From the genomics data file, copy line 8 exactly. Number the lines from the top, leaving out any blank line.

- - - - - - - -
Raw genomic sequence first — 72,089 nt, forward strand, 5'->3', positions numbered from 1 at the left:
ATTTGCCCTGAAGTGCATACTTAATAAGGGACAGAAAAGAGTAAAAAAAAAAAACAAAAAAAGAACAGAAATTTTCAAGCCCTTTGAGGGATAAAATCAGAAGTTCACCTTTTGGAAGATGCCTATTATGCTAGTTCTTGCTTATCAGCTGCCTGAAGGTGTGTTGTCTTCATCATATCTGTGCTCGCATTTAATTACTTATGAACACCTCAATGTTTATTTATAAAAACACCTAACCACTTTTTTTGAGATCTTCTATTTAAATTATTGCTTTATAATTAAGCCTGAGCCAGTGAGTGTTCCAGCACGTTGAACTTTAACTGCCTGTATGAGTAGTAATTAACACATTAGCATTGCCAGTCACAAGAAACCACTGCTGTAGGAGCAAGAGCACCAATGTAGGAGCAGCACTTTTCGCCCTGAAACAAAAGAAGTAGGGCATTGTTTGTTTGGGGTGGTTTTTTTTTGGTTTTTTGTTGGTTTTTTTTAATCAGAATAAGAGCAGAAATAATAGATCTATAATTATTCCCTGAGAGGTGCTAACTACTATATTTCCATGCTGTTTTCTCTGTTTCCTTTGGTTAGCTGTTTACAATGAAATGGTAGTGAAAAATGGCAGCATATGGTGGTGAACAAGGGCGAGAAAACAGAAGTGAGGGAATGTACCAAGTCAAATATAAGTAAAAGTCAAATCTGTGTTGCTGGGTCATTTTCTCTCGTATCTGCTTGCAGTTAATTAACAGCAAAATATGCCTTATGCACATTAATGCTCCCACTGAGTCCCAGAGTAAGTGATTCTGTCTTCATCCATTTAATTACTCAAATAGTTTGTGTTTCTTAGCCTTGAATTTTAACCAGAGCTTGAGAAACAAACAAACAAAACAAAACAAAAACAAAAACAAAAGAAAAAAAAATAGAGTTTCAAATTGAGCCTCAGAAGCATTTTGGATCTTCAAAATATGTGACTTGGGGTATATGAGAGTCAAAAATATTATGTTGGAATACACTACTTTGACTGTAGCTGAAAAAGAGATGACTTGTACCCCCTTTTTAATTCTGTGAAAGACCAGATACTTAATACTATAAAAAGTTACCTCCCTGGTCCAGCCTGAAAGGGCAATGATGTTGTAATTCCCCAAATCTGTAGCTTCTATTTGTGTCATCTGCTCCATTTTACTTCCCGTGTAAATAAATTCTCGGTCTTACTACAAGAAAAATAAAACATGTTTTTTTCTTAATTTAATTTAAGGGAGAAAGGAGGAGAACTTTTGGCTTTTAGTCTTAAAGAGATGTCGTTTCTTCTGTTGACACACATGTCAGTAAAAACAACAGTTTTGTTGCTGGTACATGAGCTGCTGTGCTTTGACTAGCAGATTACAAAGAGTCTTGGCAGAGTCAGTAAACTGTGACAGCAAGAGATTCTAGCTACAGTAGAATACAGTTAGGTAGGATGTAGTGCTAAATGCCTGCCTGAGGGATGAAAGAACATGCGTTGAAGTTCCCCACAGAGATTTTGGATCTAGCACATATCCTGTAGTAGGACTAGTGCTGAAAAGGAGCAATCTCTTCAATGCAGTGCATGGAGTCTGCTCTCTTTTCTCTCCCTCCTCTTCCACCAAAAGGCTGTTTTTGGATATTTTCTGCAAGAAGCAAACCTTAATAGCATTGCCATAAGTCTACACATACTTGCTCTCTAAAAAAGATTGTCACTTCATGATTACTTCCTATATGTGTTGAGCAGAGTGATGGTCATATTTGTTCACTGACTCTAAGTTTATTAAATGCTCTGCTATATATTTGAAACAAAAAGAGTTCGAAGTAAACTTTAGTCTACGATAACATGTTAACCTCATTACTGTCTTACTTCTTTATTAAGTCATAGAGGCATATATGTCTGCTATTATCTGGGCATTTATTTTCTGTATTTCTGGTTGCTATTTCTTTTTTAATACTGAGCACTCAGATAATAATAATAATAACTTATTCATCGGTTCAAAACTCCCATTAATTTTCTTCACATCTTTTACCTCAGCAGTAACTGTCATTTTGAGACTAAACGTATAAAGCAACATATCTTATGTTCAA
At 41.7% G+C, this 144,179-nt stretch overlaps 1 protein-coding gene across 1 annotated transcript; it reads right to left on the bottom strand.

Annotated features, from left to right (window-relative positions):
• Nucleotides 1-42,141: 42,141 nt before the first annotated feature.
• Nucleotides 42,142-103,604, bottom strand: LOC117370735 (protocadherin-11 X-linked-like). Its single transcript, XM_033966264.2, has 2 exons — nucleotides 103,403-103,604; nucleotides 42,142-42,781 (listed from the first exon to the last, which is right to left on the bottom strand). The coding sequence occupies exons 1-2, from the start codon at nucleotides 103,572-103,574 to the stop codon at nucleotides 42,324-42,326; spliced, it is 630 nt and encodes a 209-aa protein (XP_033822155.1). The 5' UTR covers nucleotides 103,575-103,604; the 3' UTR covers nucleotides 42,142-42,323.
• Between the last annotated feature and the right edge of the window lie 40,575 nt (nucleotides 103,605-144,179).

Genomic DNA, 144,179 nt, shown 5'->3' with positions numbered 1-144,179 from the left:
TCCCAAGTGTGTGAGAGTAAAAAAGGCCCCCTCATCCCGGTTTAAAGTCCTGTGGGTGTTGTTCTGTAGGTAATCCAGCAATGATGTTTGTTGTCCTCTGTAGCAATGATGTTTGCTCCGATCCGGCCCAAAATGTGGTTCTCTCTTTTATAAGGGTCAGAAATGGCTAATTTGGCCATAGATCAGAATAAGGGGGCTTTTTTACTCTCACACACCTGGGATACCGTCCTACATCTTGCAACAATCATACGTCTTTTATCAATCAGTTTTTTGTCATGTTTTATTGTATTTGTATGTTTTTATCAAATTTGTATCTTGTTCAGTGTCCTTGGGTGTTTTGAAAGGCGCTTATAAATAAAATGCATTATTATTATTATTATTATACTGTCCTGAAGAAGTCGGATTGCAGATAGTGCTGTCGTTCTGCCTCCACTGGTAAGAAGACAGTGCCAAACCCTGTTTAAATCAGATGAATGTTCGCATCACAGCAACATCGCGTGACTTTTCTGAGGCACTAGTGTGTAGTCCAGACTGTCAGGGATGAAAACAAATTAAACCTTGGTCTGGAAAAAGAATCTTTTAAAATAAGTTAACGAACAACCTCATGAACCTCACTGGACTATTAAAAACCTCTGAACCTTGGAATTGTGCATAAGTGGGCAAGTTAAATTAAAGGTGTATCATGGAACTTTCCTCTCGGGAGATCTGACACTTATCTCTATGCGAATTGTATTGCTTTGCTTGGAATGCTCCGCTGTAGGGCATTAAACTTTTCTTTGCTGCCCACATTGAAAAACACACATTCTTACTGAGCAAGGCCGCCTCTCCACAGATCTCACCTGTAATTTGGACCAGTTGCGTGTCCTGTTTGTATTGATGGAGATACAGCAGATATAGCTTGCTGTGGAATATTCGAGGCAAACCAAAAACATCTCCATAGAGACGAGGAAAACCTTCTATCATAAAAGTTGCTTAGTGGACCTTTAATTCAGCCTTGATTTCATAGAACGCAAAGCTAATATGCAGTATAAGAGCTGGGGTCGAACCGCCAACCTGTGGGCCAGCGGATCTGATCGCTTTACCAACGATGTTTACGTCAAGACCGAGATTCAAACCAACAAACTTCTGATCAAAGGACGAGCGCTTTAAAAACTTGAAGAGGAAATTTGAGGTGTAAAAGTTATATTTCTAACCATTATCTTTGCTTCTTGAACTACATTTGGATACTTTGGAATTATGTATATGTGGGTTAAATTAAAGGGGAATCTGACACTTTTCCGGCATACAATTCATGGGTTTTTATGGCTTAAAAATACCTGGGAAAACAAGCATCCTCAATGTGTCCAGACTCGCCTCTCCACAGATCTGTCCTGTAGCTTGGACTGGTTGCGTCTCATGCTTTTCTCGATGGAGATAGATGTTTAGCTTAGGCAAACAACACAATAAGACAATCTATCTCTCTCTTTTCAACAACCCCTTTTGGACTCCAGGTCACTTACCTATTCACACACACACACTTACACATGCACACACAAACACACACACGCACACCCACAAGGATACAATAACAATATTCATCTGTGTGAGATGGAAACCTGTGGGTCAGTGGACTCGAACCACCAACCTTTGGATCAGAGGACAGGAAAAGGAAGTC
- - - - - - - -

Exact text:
Genomic DNA, 144,179 nt, shown 5'->3' with positions numbered 1-144,179 from the left: